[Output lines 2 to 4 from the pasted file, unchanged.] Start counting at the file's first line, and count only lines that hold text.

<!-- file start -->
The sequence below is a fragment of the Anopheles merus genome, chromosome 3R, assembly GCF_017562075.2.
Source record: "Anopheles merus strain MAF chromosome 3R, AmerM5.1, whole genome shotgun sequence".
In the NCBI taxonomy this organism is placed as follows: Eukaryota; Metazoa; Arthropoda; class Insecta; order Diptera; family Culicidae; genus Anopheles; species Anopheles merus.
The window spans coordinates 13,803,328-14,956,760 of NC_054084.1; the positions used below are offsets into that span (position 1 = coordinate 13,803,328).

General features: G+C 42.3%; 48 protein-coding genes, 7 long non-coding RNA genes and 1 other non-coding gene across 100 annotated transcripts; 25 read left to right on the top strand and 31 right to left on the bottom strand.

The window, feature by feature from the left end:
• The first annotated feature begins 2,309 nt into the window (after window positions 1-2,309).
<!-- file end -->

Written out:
Source record: "Anopheles merus strain MAF chromosome 3R, AmerM5.1, whole genome shotgun sequence".
In the NCBI taxonomy this organism is placed as follows: Eukaryota; Metazoa; Arthropoda; class Insecta; order Diptera; family Culicidae; genus Anopheles; species Anopheles merus.
The window spans coordinates 13,803,328-14,956,760 of NC_054084.1; the positions used below are offsets into that span (position 1 = coordinate 13,803,328).